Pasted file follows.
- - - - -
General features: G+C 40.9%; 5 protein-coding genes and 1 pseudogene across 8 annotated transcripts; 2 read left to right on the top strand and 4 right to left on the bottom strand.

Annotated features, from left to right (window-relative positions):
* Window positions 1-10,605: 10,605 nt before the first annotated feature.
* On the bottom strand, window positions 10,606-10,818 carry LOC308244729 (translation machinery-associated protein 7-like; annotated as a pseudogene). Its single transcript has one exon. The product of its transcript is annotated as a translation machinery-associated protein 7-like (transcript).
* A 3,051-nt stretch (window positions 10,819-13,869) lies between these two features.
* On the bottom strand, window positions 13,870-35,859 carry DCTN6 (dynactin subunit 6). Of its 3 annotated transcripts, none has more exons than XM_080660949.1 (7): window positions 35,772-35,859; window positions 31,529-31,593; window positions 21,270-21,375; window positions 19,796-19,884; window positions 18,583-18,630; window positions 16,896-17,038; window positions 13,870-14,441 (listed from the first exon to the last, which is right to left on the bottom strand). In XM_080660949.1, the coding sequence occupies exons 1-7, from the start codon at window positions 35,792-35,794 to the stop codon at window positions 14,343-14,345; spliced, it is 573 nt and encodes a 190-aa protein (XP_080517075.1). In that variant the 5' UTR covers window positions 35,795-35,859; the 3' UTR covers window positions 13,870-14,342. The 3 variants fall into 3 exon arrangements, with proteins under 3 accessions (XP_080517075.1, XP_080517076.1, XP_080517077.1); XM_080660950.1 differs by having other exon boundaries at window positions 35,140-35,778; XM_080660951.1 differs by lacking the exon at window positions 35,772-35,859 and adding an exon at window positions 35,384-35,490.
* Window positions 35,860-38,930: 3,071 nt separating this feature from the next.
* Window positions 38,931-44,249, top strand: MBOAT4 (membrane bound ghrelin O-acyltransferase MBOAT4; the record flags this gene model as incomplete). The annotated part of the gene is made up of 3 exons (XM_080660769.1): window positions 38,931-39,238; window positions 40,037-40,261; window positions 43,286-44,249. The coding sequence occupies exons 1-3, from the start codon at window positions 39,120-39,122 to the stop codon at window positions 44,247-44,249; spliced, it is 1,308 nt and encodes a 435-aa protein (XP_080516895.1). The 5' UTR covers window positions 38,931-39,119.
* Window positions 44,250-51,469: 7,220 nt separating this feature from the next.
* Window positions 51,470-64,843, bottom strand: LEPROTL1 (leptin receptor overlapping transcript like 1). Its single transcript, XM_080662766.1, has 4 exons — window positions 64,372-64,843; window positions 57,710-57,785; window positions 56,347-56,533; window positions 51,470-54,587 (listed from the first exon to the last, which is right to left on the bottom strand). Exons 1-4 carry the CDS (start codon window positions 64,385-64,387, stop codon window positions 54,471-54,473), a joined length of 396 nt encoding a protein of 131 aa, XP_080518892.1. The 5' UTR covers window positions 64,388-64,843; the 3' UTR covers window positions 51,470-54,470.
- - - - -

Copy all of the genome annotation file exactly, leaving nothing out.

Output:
General features: G+C 40.9%; 5 protein-coding genes and 1 pseudogene across 8 annotated transcripts; 2 read left to right on the top strand and 4 right to left on the bottom strand.

Annotated features, from left to right (window-relative positions):
* Window positions 1-10,605: 10,605 nt before the first annotated feature.
* On the bottom strand, window positions 10,606-10,818 carry LOC308244729 (translation machinery-associated protein 7-like; annotated as a pseudogene). Its single transcript has one exon. The product of its transcript is annotated as a translation machinery-associated protein 7-like (transcript).
* A 3,051-nt stretch (window positions 10,819-13,869) lies between these two features.
* On the bottom strand, window positions 13,870-35,859 carry DCTN6 (dynactin subunit 6). Of its 3 annotated transcripts, none has more exons than XM_080660949.1 (7): window positions 35,772-35,859; window positions 31,529-31,593; window positions 21,270-21,375; window positions 19,796-19,884; window positions 18,583-18,630; window positions 16,896-17,038; window positions 13,870-14,441 (listed from the first exon to the last, which is right to left on the bottom strand). In XM_080660949.1, the coding sequence occupies exons 1-7, from the start codon at window positions 35,792-35,794 to the stop codon at window positions 14,343-14,345; spliced, it is 573 nt and encodes a 190-aa protein (XP_080517075.1). In that variant the 5' UTR covers window positions 35,795-35,859; the 3' UTR covers window positions 13,870-14,342. The 3 variants fall into 3 exon arrangements, with proteins under 3 accessions (XP_080517075.1, XP_080517076.1, XP_080517077.1); XM_080660950.1 differs by having other exon boundaries at window positions 35,140-35,778; XM_080660951.1 differs by lacking the exon at window positions 35,772-35,859 and adding an exon at window positions 35,384-35,490.
* Window positions 35,860-38,930: 3,071 nt separating this feature from the next.
* Window positions 38,931-44,249, top strand: MBOAT4 (membrane bound ghrelin O-acyltransferase MBOAT4; the record flags this gene model as incomplete). The annotated part of the gene is made up of 3 exons (XM_080660769.1): window positions 38,931-39,238; window positions 40,037-40,261; window positions 43,286-44,249. The coding sequence occupies exons 1-3, from the start codon at window positions 39,120-39,122 to the stop codon at window positions 44,247-44,249; spliced, it is 1,308 nt and encodes a 435-aa protein (XP_080516895.1). The 5' UTR covers window positions 38,931-39,119.
* Window positions 44,250-51,469: 7,220 nt separating this feature from the next.
* Window positions 51,470-64,843, bottom strand: LEPROTL1 (leptin receptor overlapping transcript like 1). Its single transcript, XM_080662766.1, has 4 exons — window positions 64,372-64,843; window positions 57,710-57,785; window positions 56,347-56,533; window positions 51,470-54,587 (listed from the first exon to the last, which is right to left on the bottom strand). Exons 1-4 carry the CDS (start codon window positions 64,385-64,387, stop codon window positions 54,471-54,473), a joined length of 396 nt encoding a protein of 131 aa, XP_080518892.1. The 5' UTR covers window positions 64,388-64,843; the 3' UTR covers window positions 51,470-54,470.